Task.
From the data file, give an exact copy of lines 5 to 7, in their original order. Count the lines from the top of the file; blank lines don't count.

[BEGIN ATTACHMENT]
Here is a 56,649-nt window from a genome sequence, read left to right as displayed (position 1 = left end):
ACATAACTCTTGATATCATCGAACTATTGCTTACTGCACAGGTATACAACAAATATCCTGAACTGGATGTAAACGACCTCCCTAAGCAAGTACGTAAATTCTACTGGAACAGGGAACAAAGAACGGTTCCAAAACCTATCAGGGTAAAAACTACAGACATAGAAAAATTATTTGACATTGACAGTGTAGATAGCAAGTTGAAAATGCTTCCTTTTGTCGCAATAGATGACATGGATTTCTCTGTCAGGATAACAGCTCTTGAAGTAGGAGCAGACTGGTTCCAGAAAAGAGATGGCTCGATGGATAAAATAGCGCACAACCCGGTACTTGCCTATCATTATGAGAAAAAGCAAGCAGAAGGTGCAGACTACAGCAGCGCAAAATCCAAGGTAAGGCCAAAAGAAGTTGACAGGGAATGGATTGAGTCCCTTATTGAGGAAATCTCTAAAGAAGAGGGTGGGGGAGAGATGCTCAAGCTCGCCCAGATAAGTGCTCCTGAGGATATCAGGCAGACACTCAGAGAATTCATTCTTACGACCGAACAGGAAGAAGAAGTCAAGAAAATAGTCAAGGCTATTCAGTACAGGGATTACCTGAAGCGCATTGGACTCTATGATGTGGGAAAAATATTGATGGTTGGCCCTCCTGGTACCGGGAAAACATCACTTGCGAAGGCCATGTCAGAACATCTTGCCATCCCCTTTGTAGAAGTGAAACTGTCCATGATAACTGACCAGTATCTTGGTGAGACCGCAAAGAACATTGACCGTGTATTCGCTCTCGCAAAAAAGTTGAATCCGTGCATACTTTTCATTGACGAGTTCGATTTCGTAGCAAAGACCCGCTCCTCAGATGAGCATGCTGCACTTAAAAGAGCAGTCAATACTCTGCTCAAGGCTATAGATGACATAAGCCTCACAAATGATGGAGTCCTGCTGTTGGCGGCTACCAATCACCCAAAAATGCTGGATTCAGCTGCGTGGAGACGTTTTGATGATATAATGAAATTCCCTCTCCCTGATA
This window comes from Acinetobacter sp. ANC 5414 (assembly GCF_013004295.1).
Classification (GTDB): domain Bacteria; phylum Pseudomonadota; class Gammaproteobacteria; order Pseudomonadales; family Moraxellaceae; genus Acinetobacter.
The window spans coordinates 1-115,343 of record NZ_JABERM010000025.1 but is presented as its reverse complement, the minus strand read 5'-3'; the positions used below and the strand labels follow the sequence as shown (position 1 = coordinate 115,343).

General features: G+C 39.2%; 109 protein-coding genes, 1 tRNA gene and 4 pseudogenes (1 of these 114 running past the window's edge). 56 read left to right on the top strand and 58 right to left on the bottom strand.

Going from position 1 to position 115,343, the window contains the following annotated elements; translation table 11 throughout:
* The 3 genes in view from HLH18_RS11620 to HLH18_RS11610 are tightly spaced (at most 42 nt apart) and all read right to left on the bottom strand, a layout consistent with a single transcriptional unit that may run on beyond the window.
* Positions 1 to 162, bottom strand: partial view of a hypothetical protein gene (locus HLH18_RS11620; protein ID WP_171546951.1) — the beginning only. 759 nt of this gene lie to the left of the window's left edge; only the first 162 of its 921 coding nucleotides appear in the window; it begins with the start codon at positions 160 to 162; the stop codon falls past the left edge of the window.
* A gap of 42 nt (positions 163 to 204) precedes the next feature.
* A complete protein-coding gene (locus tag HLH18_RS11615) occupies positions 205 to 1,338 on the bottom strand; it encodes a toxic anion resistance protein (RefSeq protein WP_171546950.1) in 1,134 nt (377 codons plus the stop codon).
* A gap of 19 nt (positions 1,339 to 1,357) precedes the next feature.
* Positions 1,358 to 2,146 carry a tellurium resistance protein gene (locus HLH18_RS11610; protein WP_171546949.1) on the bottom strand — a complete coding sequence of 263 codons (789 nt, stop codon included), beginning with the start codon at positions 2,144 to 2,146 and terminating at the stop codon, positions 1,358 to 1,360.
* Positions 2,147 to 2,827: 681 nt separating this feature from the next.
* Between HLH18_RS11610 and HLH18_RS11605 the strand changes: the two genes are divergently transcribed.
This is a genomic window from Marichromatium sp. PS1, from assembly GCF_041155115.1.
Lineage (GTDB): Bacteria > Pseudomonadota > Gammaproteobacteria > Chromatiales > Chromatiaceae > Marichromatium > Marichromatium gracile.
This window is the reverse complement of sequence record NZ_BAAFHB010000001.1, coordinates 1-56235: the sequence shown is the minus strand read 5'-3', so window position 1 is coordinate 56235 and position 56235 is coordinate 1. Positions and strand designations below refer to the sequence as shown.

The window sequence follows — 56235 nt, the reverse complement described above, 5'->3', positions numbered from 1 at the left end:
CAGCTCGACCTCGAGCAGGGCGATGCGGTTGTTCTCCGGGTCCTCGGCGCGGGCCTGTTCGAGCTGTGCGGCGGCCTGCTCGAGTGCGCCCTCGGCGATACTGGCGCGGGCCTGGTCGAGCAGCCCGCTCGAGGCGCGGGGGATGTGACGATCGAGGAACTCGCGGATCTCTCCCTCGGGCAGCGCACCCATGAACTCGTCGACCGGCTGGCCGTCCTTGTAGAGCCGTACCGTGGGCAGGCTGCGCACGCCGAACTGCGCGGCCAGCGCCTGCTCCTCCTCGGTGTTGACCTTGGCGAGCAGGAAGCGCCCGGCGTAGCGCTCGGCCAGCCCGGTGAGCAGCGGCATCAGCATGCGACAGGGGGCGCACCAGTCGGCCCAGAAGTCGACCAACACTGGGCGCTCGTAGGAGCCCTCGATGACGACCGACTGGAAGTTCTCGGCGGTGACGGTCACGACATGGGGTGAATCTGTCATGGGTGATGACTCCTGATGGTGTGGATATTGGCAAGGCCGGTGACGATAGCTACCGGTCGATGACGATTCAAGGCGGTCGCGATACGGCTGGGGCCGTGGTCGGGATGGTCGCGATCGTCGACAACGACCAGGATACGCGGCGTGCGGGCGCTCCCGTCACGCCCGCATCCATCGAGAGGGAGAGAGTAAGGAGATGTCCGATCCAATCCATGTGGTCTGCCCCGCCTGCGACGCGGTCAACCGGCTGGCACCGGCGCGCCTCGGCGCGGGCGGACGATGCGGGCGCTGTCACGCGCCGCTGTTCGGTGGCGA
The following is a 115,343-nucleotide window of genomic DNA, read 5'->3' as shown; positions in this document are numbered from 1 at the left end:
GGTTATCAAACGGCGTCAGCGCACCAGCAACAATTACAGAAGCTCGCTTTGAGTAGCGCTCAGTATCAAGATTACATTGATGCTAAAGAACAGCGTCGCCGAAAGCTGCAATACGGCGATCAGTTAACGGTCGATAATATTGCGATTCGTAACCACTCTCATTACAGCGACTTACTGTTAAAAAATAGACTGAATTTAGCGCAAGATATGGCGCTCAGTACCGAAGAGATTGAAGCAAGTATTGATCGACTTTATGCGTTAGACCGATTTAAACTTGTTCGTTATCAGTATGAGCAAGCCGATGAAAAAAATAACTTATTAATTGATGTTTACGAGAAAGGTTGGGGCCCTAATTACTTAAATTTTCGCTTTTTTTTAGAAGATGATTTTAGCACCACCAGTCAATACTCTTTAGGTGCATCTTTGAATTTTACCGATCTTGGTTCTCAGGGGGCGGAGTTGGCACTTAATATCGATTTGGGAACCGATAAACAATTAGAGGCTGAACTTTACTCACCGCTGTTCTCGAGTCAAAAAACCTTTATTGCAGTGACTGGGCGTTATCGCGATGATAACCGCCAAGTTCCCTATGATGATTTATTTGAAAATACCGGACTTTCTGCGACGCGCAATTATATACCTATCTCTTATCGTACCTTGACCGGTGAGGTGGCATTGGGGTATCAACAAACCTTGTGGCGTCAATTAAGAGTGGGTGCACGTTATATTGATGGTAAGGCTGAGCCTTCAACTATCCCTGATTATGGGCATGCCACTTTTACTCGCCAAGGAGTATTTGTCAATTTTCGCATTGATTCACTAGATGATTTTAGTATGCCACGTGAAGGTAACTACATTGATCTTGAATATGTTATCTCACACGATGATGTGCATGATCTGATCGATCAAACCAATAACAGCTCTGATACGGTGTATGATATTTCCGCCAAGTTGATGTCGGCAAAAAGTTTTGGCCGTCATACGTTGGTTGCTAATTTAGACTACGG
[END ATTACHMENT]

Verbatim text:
The window spans coordinates 1-115,343 of record NZ_JABERM010000025.1 but is presented as its reverse complement, the minus strand read 5'-3'; the positions used below and the strand labels follow the sequence as shown (position 1 = coordinate 115,343).

General features: G+C 39.2%; 109 protein-coding genes, 1 tRNA gene and 4 pseudogenes (1 of these 114 running past the window's edge). 56 read left to right on the top strand and 58 right to left on the bottom strand.

Going from position 1 to position 115,343, the window contains the following annotated elements; translation table 11 throughout: